Today we have named Pastoral Care Sunday, a day when we intentionally introduce the planning our wonderful parish nurse Ann Bradley has been doing to help us all be more attentive to and active in pastoral care and health ministry in our congregation. Some of you have already been on the receiving end of the direct care and attention both Ann and Warren, our senior advocate, have delivered. They have joined the good visiting and care Sally Foss has already been delivering. Some of you have helped us by acting as a test group for the questionnaire Ann spoke about, refining questions and thinking through how best to retrieve the information we are seeking. I think we’re on a good track with this program. It is not intended, in any way, to replace the pastoral work that I do with and among you. But neither is it intended to replace the pastoral work you all are responsible to do as members of this church and Christian disciples. I wish I had a dollar to send to Mississippi for every time over the past thirty years of ministry I have heard some form of this expression – “I know! Let’s you do it!” It’s just another form of the egotism of the disciples arguing among themselves which one was the greatest. It’s talk, talk, talk with hardly any walking involved.
Years ago, I heard a story of a first year college student on the first day of classes, sitting down against the trunk of a tree looking as lost, alone, and overwhelmed as she felt. An older man in a suit happened upon the student and sat down on the ground beside her. What’s the problem, he asked, and out poured all the worry and fear of a young person doing something completely new, and to top it all off, she had no idea where her next class was located. The man spent some time with her, looked through her papers with her, and with the campus map, helped her locate her next class, reassured her that her advisor really was a nice person after all, then got up, dusted off his pants and walked on. Months later, she saw him again, at the end of an academic procession, and she realized he was the president of the university. She never forgot that he helped her without any indication whatsoever that he was a person of some stature and importance.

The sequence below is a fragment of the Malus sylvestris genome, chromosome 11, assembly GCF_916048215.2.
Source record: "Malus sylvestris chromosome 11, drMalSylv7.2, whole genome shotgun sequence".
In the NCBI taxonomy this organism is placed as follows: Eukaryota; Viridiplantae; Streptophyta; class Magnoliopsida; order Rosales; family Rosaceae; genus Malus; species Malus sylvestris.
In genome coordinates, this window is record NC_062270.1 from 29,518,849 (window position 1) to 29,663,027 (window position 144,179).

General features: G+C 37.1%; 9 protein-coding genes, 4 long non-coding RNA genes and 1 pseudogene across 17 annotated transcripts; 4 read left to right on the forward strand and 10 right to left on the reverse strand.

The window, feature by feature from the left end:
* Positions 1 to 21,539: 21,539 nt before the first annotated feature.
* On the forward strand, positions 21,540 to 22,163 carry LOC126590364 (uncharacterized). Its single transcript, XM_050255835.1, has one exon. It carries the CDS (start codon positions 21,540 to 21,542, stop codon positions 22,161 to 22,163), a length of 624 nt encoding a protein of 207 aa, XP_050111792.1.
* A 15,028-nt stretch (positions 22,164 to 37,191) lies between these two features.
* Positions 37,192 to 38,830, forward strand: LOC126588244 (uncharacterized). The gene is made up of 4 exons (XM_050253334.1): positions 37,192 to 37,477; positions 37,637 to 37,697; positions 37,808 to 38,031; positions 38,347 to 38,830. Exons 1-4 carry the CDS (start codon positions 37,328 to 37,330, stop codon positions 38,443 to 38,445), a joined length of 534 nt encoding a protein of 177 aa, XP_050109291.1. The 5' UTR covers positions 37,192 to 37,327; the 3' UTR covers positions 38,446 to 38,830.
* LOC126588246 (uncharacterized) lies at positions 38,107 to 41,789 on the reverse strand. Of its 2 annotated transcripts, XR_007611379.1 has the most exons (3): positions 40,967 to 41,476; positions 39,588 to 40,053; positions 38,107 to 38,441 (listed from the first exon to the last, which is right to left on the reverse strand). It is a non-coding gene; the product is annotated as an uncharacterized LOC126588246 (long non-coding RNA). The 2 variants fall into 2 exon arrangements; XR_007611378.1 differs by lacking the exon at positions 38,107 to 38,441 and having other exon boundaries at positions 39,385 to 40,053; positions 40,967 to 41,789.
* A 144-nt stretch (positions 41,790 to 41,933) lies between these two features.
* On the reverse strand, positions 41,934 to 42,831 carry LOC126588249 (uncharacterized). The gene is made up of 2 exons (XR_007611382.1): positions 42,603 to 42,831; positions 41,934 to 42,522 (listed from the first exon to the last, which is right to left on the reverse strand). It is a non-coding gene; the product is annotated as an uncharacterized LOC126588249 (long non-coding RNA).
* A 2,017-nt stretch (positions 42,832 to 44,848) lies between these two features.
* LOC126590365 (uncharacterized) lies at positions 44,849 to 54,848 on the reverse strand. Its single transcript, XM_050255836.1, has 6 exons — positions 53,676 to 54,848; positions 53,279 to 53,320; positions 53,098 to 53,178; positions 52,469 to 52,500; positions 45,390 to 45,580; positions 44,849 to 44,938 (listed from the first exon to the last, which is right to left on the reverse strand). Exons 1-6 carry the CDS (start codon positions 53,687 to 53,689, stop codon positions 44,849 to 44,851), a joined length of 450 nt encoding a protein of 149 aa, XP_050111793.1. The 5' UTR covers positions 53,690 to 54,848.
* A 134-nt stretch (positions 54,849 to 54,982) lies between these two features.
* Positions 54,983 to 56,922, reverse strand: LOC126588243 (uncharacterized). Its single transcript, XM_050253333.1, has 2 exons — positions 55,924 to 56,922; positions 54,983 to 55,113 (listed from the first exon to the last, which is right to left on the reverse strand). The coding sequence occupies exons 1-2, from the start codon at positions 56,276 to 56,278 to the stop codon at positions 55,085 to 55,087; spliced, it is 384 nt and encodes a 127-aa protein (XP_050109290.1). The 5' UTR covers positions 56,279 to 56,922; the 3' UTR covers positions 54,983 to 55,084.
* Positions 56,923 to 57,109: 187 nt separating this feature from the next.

Someone asked me this week for advice about how to handle a delicate situation with a fellow parishioner, the result of which could be hurtful. I heard myself say to this worried man that whatever decision was finally made, it was important to his own spiritual and emotional health that his motives were clearly faced and understood. Why did it seem necessary to do the thing being discussed? Whose interests were being served? Would it result in something good, something that would improve their relationship or bring about more understanding? Would it serve the church well? Those questions must be clearly answered in ourselves all the time, every day. Why am I about to do this thing? Why am I unwilling to do that thing? Whose needs are being served? Will this increase the reign of God? Or just make me feel superior for a few minutes?
Egos are tricky things. They are so easily influenced by less than honorable emotions like jealousy or revenge or righteous indignation or insecurity or a need to demonstrate power or superiority. I am always suspicious when I hear someone say she or he is doing something for someone else’s good. Really? And you’re telling me about it?
Here’s the thing, the main message for today, the one most important concept you may hear all morning, if I may be so incredibly bold to say – you can’t hire someone else to be a disciple for you. No matter your stature, your greatness, your wisdom, your wealth, your justification – you can’t be a disciple by proxy.
I think maybe that’s why Jesus asked the disciples what they were arguing about. And, perhaps it was a sign that they actually caught a glimpse of what it meant to follow him that they were silent. Amen.